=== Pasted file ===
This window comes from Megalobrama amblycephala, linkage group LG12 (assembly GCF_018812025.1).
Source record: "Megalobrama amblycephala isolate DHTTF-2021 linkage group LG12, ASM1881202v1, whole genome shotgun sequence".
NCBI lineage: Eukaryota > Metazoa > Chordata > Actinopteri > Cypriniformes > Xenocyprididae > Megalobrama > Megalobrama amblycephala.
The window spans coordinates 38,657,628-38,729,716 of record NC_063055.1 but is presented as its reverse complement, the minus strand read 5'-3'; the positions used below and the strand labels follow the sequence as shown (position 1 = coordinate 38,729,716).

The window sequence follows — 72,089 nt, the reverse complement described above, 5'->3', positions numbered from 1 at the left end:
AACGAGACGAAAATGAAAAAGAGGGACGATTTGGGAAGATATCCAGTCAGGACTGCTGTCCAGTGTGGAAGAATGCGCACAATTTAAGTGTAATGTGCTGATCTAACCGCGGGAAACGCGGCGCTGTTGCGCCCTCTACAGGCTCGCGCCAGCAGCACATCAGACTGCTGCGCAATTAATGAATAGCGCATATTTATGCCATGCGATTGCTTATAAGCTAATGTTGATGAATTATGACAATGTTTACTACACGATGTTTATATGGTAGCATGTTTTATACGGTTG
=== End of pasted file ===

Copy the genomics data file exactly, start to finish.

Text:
This window comes from Megalobrama amblycephala, linkage group LG12 (assembly GCF_018812025.1).
Source record: "Megalobrama amblycephala isolate DHTTF-2021 linkage group LG12, ASM1881202v1, whole genome shotgun sequence".
NCBI lineage: Eukaryota > Metazoa > Chordata > Actinopteri > Cypriniformes > Xenocyprididae > Megalobrama > Megalobrama amblycephala.
The window spans coordinates 38,657,628-38,729,716 of record NC_063055.1 but is presented as its reverse complement, the minus strand read 5'-3'; the positions used below and the strand labels follow the sequence as shown (position 1 = coordinate 38,729,716).

The window sequence follows — 72,089 nt, the reverse complement described above, 5'->3', positions numbered from 1 at the left end:
AACGAGACGAAAATGAAAAAGAGGGACGATTTGGGAAGATATCCAGTCAGGACTGCTGTCCAGTGTGGAAGAATGCGCACAATTTAAGTGTAATGTGCTGATCTAACCGCGGGAAACGCGGCGCTGTTGCGCCCTCTACAGGCTCGCGCCAGCAGCACATCAGACTGCTGCGCAATTAATGAATAGCGCATATTTATGCCATGCGATTGCTTATAAGCTAATGTTGATGAATTATGACAATGTTTACTACACGATGTTTATATGGTAGCATGTTTTATACGGTTG